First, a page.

What the £%!"$ Is Pardon My French
This weeks short Thursdays English speaking practice is about the idiom “pardon my French”. The English lesson is inspired by Julia Garner who plays a foul-mouthed female role in the Netflix series Ozarks. A lot of Julia Garner characters English dialog involved the use of profanities. However, when the character was in polite company or the character swore then the idiom “pardon my French” would be used to excuse the behavior.
Swearing and profanity is a big part of everyday spoken English. You might not be the person swearing but you are likely to hear it. Most TV and Films perpetuate this as showed by the Ozarks. So it is only fair you also learn a common idiom used to excuse this behavior as you are likely to hear it often.
Hi there, I’m Hilary and this is the latest podcast from Adept English. This is our Thursday podcast, so it’s a bit shorter and snappier than our Monday podcast. If you find that your level of English is OK for the Thursday podcast, but the Monday one is more difficult, then you could just practice by listening to all the previous Thursday podcasts first – and save the Monday ones for later!
Well, let’s talk about a phrase we use in English, that will just not make any sense, unless you recognise it as an idiom. The phrase today is ‘Pardon my French!’ So you might be in the middle of a conversation with somebody and they then say some words, possibly rude words, or words you might not know – and then they say ‘Pardon my French!’.
Pardon My French Origin Is Historic When Traveling French Speakers In Britain Were Few And Most English Speaker Did Not Understand What Was Being Said
The origin, the source of this phrase isn’t clear, but usually people say this when they’ve said a swear word, or maybe several swear words! A swear word, that’s S-W-E-A-R, is a bad word, a curse word, a profanity – a word which you may use, but which you probably wouldn’t say in front of your grandmother.
In English, one of the most frequently used swear words is ‘the F word’. But I’m not going to say that word, because this is family listening – and I try not to swear, when I’m doing Adept English podcasts! But if you’re interested in what that swear word is that we call ‘the F word’, then I’m sure that you can look it up. If you watch films in English, it comes up pretty regularly, so I’m sure you know the that word I mean! So that is a swear word.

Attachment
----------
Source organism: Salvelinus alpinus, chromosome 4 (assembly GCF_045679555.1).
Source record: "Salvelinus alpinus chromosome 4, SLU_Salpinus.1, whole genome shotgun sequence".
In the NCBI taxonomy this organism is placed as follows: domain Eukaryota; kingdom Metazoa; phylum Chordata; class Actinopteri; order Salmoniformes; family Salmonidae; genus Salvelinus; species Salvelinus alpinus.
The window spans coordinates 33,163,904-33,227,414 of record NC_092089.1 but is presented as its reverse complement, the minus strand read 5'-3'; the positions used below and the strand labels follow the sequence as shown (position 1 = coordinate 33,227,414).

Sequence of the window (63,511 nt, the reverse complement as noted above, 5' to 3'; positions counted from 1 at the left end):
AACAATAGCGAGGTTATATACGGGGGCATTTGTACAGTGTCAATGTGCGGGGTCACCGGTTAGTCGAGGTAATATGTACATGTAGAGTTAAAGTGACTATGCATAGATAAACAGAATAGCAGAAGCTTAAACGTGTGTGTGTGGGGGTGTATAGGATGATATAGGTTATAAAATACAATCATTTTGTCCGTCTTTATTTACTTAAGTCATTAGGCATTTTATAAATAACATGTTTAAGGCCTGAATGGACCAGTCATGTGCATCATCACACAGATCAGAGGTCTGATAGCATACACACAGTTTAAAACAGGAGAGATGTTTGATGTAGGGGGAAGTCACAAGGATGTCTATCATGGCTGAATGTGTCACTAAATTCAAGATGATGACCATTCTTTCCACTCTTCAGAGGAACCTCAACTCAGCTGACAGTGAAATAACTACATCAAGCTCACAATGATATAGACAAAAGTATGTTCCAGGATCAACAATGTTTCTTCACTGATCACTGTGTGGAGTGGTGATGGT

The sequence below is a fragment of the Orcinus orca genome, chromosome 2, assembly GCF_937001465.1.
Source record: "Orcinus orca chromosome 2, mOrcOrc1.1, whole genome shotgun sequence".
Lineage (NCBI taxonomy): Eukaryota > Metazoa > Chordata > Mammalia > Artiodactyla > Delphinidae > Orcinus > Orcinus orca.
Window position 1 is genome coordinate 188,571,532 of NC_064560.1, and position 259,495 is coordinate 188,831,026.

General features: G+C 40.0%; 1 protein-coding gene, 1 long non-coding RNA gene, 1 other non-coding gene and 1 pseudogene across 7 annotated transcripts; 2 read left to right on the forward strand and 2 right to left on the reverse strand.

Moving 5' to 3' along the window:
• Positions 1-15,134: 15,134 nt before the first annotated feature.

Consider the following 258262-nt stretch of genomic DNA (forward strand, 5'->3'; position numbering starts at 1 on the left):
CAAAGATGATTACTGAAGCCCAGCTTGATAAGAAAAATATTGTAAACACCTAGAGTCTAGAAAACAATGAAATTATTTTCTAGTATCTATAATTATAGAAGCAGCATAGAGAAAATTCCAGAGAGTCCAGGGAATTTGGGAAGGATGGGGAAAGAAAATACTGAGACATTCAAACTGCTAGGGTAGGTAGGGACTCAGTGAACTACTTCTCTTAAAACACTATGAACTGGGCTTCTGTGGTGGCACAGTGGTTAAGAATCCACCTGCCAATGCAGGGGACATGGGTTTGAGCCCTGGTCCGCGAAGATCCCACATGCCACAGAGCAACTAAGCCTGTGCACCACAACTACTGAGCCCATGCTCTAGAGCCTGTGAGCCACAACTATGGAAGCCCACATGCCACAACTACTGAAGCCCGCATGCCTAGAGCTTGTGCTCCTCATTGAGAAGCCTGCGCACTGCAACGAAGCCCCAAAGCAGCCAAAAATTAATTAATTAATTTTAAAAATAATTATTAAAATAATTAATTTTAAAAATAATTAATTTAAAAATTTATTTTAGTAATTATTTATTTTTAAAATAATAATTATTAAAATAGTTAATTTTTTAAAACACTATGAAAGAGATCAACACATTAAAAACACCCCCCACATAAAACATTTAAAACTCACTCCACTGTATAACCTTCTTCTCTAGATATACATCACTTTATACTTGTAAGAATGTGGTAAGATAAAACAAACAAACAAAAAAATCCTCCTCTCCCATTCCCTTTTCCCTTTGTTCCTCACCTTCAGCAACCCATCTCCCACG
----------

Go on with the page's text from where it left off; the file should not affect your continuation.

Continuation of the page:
But sometimes such a word can accidentally pop out of your mouth. You didn’t mean to say it, but you were very surprised or someone made you jump, or you hurt yourself. And as soon as you’ve said it, you realise whoops – that sounds impolite in front of the people that I’m with. So one way of excusing yourself in this situation, something that you might say to make it better is ‘Pardon my French!’.
Pardon My French Meaning Is a Phrase Used To In An Attempt To Excuse The Use Of A Profanity
So why French of all languages? Well, there’s a long history between Britain and France – and there were times when people in Britain might be speaking and they would use a French phrase – and then apologise, and then say sorry, because the people they’re with might not know French. I guess here the hope is, if you’re in really polite company, that the people you’re with will be so nice, so genteel, that they’ve never heard the swear word you’ve just used. T
They don’t know such terrible words! So instead you attempt to pass it off, to pretend it’s a foreign phrase, a bit of French. You try to get away with pretending it’s French! I don’t think many people would be fooled by that. I don’t think many people would’ve not heard the swear words. But that is the origin of the phrase ‘Pardon my French’, as much as anyone could work it out, anyway.
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You Are Likely To Hear The Phrase Pardon My French When Someone Swears Accidentally Although Julia Garner in The Netflix Series Ozarks Rarely Swore Accidentally
Recently we’ve just watched the second series of Ozark on Netflix. I love this series and one of the characters I like is called Ruth Langmore. In one scene, she is in a funeral home, discussing working there and in the presence of a dead body. Funeral homes are very polite places, but she accidentally swears (because the character, Ruth Langmore in the series swears a lot!). And she realises that she may have given offence and so she says ‘Pardon my French’.
I feel an apology, a pardon is perhaps owed to any French listeners – that your language is being used as a cover for English swear words. But this is something that we say and it’s quite light-hearted. So really no offence to French speakers is intended by this!
Enough for now. Have a lovely day. Speak to you again soon. Goodbye.
Well I hoped you liked this English lesson about the idiom “pardon my French”, you notice that not a single swear word was uttered in the making of the lesson, which is a !""$£% miracle! (Just joking!)
Swearing in English is just a way of quickly conveying a feeling or emotion. They often do it in a light-hearted or humorous way with no real ill meaning intended. Swearing is not the preserve of the poor or poorly educated either. Just about everyone in the UK swears, most however will not do it in polite company.
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